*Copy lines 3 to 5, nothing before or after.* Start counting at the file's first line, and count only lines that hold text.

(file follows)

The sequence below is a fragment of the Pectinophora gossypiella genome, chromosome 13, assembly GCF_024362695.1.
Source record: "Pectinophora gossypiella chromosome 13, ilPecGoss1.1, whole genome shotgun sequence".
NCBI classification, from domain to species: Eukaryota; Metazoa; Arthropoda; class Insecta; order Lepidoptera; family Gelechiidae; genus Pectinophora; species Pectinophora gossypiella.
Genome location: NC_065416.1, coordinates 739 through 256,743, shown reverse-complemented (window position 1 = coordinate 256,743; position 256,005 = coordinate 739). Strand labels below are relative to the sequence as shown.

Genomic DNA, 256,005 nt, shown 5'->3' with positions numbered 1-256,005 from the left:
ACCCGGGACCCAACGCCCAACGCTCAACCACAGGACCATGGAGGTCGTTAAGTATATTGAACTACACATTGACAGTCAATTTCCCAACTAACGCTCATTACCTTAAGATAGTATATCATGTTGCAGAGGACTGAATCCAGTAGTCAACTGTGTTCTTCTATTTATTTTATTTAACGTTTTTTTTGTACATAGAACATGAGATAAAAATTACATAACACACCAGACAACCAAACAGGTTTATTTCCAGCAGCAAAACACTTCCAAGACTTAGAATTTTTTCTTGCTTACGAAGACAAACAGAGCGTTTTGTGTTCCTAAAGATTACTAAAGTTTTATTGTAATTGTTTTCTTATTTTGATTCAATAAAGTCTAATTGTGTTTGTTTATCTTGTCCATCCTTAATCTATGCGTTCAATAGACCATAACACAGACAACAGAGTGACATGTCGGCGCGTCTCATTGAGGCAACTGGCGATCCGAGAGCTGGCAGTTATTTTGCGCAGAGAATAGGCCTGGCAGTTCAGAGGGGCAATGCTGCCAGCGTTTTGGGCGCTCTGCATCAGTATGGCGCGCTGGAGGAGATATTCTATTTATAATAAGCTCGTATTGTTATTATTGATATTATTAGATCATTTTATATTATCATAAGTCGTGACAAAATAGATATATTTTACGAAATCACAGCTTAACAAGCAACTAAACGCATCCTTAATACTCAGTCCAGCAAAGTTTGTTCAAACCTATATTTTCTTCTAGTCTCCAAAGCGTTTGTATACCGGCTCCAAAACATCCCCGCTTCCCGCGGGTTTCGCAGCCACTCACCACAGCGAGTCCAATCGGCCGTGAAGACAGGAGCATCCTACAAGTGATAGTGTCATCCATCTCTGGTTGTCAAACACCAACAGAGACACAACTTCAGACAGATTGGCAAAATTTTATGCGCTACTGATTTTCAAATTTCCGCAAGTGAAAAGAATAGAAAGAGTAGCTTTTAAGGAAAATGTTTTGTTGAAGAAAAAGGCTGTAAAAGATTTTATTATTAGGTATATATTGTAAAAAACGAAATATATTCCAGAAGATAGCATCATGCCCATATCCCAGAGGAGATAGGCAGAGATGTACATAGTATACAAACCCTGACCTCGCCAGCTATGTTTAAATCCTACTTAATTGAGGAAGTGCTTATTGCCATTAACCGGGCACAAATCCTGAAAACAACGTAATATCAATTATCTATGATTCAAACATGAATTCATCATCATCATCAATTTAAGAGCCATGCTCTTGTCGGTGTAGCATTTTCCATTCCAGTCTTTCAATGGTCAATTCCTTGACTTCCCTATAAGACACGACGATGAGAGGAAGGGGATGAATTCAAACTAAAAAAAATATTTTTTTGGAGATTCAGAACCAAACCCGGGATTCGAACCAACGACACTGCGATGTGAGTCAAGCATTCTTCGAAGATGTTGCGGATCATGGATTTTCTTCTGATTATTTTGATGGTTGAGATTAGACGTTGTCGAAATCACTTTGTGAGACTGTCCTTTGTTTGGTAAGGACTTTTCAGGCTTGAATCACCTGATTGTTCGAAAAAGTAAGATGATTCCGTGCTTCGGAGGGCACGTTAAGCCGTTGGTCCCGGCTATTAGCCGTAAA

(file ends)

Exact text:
NCBI classification, from domain to species: Eukaryota; Metazoa; Arthropoda; class Insecta; order Lepidoptera; family Gelechiidae; genus Pectinophora; species Pectinophora gossypiella.
Genome location: NC_065416.1, coordinates 739 through 256,743, shown reverse-complemented (window position 1 = coordinate 256,743; position 256,005 = coordinate 739). Strand labels below are relative to the sequence as shown.

Genomic DNA, 256,005 nt, shown 5'->3' with positions numbered 1-256,005 from the left: